DALLAS (CBSDFW.COM) – The papal shockwaves rippled across the world — all the way to North Texas. News that Pope Benedict is resigning surprised the world. After the Vatican made the announcement Monday morning local Catholics and church leaders sat bewildered.
At first, Bishop Kevin Farrell, of the Catholic Diocese of Dallas, thought the whole thing was a joke. “My first word to Annette [diocesan spokeswoman] this morning, was, ‘it’s a hoax,’” he said. “I didn’t want to believe it.”
Pope Benedict XVI cited his advanced age and the demands of the position as his reasons for stepping down.
Of the decision Bishop Farrell said, “I understand perfectly where he is coming from. He sees the need today for the world to be challenged in a different way, and he feels he doesn’t have the energy to do it.”
Pope Benedict’s decision marks the first papal resignation since Pope Gregory XII stepped down in 1415. As the church bells tolled for midday mass, North Texas Catholics had a lot on their minds.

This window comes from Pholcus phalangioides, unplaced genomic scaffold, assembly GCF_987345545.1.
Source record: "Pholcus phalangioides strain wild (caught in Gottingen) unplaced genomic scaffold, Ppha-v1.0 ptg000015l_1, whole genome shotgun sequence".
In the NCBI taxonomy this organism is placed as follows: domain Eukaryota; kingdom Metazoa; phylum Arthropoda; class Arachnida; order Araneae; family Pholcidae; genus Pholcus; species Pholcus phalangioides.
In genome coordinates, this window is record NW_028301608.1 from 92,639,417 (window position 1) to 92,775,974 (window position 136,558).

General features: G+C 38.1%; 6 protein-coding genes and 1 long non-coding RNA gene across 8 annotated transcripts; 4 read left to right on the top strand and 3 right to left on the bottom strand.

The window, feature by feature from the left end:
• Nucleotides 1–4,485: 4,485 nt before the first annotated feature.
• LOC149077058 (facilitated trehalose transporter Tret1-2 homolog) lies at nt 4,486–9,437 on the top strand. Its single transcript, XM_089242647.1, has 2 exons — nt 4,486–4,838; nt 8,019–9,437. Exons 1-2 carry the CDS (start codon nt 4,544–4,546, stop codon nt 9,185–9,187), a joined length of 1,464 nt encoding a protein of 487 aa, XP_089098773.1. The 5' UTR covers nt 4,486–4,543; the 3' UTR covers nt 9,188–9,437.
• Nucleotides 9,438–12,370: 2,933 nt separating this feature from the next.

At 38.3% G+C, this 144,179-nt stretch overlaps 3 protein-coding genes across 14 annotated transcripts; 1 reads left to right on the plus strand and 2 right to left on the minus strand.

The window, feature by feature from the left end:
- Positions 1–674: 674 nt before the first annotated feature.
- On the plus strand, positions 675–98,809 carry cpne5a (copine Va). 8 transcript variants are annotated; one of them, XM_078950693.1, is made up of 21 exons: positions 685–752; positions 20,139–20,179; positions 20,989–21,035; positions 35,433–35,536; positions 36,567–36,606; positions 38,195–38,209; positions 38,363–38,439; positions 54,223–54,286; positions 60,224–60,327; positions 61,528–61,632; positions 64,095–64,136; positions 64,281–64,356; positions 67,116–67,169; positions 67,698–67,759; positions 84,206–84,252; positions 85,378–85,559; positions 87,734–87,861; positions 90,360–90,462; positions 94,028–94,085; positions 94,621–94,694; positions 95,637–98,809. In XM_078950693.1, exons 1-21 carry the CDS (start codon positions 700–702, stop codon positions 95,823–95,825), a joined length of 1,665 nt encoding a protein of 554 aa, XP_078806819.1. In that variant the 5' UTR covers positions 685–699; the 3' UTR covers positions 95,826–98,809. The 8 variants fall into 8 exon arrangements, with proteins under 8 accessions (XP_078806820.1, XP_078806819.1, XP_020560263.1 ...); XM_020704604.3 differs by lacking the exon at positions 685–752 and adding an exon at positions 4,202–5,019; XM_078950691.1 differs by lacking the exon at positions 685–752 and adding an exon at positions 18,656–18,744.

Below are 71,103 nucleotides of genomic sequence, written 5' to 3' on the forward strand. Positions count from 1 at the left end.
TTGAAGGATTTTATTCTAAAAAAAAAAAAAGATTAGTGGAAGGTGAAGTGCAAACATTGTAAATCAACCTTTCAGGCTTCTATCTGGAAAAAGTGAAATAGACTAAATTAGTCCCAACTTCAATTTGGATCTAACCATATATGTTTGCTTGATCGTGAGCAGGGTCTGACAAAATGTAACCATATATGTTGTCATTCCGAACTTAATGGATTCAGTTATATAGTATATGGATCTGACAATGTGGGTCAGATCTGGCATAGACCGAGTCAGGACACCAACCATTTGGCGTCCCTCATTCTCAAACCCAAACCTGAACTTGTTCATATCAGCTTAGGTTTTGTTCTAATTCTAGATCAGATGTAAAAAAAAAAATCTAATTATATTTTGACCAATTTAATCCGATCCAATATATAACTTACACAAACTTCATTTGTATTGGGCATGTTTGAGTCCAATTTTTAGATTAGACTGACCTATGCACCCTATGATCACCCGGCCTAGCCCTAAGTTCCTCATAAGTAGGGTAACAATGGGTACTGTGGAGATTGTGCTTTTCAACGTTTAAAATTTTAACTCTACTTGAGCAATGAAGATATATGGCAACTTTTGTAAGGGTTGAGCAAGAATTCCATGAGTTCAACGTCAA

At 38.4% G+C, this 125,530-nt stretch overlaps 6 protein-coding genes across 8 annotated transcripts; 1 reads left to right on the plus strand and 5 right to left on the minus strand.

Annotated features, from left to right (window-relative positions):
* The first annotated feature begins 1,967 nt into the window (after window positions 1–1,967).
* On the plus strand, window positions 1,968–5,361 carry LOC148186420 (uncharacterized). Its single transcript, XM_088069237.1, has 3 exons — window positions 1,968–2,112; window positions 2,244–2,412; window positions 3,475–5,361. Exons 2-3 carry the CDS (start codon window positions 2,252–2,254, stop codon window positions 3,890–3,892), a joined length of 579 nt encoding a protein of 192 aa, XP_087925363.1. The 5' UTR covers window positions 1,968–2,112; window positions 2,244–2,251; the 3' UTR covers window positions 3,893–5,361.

“I’m still absorbing it all myself,” parishioner Stephen Taylor said. “We’ll push forward.” Catholic Gail Madden said, “I think he realized he had limitations, due to his age. God Bless him.”
Bishop Farrell remembered meeting with Pope Benedict in March of last year, during a gathering of bishops at the Vatican. “He was engaged, wanted to know what each of the Bishops did… I remember speaking to him about the great growth of the Diocese of Dallas, and the great needs that we had here.”
Just a few months after that meeting Farrell spoke of how the Pope’s appearance had changed. “I did notice that he was tired, very tired… very alert, but struggling.”
The Dallas bishop said he will remember Pope Benedict as a kind and fatherly figure, a man of great intellect, and humility. All qualities he said are evident by Pope Benedict’s decision to step down for the good of the church.
“He’s the one that has to be out there on the front line all the time, and if he obviously doesn’t have the strength and the energy to do that, then I agree with the Holy Father, strongly.”
Parishioners are left remembering Pope Benedict, now 85 years old, as a great man who was humble enough to know when he could not live up to the demands required for the position.